Instytucja referendum w Nowej Zelandii
The institution of the referendum in New Zealand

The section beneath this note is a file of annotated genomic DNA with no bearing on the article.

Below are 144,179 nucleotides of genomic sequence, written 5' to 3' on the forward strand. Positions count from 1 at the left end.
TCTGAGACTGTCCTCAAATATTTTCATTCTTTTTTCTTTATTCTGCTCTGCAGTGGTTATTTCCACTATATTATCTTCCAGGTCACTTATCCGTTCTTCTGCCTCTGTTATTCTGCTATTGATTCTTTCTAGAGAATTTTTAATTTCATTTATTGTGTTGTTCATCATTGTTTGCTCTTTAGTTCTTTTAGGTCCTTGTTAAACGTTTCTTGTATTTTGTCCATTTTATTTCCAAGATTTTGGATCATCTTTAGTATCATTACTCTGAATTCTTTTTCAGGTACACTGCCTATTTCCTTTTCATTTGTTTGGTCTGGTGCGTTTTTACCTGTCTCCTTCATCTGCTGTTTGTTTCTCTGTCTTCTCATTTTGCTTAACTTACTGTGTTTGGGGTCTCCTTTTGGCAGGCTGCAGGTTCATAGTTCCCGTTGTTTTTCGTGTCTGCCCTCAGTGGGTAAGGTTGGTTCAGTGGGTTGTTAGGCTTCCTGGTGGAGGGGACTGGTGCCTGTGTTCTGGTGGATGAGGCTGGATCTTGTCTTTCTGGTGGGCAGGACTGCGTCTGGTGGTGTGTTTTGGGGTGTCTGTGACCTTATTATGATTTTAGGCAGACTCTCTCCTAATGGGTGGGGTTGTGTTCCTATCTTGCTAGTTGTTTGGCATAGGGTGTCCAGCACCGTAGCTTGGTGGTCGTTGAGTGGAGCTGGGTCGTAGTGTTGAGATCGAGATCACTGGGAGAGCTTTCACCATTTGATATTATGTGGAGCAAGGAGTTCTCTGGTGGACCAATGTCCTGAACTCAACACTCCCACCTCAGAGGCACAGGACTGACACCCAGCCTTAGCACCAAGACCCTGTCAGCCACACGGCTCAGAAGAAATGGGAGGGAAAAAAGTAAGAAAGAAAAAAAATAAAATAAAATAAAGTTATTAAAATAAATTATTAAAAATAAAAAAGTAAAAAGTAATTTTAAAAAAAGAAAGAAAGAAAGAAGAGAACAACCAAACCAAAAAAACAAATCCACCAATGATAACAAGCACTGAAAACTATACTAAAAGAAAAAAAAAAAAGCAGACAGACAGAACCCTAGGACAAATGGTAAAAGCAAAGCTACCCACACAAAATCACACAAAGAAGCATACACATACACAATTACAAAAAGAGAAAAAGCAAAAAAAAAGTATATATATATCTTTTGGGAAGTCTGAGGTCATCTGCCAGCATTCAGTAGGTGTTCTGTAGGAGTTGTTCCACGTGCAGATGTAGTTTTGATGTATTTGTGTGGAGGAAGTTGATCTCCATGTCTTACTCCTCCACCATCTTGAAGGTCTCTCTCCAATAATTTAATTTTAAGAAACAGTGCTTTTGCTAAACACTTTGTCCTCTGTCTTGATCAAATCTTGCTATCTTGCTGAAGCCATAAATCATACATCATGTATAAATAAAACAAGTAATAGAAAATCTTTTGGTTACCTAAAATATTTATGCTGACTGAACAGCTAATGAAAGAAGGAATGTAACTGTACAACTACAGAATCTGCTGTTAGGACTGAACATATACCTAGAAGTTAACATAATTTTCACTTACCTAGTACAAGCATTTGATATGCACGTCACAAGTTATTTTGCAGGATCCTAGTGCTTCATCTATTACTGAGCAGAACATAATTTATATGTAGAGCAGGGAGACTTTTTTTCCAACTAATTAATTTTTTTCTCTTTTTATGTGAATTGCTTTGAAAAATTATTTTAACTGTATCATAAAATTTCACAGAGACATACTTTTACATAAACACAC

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New Zealand is known as one of the most democratic countries of the world, especially thanks to the adopted institutional model of direct democracy. This model primarily consists of three types of national referendums: a constitutional referendum, a referendum initiated by the Government and since 1993 citizens initiated referendum (CIR). Among the five referendums on the constitutional nature which were carried out previously, two of them were related to the length of the term of office of the Parliament (1967 and 1990), and three of them electoral reform (1992, 1993 and 2011). A very large group in the second listed category of referendums, managed at the initiative of the Government, in the years 1911-1987 were to vote on alcohol licensing, which accompanied almost all then parliamentary elections. There had also been in the Government's initiative ordered five other referendums (three in 1949 and one in 1967 and 1997). The practice of using CIR is not so common. So far, four such referendums were held (one in 1995 and 2009, two – in 1999).We should seek causes of this fairly modest practice in imperfection of CIR regulation, as well as non-legislative factors. The institution of the referendum, despite not often used, seems to be, however, a permanent part of the constitutional law in New Zealand, with the strong support of the vast majority of citizens.
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